Michael and Cathy Katz purchased this threeacre floodplain property in May 2007, with the aim of creating a low carbon footprint, four-season farm that builds soil, restores habitat, and inspires healthy, local eating and environmentally responsible living. Due to house-building restrictions on the farm, Michael and Cathy live two miles away in Northampton.

Fertility Self-Reliance

Crops for composting supply ninety percent of the farm’s fertility needs on– site.

Siting of a Multifunctional Structure Processing, drying, and storage of farm products occurs in a convenient indoor space.

That’s-A-Plenty Farm is a beautiful, mega-diverse foraging habitat enjoyed by the Katz family, their friends, and a variety of plants and other animals. As a mosaic of garden beds, multifunctional hedgerows, forest gardens and herb mandalas, the farm landscape offers opportunities to connect with nature in an unstructured way– through observation, reflection and hands-on work activities. In an otherwise biologically impoverished landscape, That's-A-Plenty Farm provides habitat for a multitude of wildlife species (particularly birds and invertebrates), many of which provide pollination services to the surrounding agricultural farmland.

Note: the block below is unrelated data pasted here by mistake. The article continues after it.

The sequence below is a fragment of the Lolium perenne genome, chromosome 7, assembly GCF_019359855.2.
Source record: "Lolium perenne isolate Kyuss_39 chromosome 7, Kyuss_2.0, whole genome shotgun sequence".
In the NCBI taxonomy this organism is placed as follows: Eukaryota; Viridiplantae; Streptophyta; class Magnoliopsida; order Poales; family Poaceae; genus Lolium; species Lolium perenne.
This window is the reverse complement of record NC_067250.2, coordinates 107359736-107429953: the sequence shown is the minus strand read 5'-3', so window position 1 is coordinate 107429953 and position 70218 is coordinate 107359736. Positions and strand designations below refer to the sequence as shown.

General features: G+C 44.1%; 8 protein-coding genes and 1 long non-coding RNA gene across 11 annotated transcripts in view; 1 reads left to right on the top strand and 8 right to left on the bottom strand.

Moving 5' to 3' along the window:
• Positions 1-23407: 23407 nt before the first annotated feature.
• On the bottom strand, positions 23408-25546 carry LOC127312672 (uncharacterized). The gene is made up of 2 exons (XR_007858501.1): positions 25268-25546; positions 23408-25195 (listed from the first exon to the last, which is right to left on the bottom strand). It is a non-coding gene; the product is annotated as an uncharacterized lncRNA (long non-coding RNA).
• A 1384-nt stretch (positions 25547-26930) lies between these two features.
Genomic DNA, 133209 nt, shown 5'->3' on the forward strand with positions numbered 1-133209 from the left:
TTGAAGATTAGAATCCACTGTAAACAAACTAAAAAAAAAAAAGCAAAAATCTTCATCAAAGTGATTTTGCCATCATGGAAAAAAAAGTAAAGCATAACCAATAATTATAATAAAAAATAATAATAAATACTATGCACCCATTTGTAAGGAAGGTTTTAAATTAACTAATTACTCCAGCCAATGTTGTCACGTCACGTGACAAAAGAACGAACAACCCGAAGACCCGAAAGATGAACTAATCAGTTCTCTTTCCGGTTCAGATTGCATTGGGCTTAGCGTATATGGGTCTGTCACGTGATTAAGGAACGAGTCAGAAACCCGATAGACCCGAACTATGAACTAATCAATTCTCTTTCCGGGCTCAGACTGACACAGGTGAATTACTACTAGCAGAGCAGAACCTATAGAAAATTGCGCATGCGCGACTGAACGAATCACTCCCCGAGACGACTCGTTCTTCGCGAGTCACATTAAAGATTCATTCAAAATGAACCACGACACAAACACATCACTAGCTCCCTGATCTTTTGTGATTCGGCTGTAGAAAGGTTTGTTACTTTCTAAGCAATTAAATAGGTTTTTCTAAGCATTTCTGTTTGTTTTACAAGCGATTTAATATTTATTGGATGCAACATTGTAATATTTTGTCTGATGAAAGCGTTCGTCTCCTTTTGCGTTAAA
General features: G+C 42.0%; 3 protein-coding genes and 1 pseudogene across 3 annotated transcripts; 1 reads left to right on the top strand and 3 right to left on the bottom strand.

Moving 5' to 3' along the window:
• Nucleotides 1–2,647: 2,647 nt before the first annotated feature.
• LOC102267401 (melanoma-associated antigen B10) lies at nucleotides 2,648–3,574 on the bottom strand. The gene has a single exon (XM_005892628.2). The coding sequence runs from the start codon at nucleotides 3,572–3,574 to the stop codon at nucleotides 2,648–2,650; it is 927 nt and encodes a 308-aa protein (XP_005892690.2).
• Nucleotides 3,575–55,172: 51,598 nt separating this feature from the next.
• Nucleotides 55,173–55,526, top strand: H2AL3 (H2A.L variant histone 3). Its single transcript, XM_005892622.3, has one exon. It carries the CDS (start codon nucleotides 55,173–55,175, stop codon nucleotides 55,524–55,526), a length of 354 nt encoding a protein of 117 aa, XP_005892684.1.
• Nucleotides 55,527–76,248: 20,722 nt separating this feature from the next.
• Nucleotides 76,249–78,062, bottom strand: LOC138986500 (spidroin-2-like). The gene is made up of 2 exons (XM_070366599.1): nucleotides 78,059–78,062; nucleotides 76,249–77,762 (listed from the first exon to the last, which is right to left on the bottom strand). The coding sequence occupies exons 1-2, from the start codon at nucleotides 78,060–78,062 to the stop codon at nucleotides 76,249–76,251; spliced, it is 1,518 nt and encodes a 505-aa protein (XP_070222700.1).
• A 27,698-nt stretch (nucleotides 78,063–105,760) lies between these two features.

On-Farm Income

A modest cash flow of at least $6000 per year is derived from the farm.

Vision Statement

Phased Plan

The landscape design is implemented in phases, as time and money allow.

Guiding Principles • Multifunctionality

Each element in the design performs at least three functions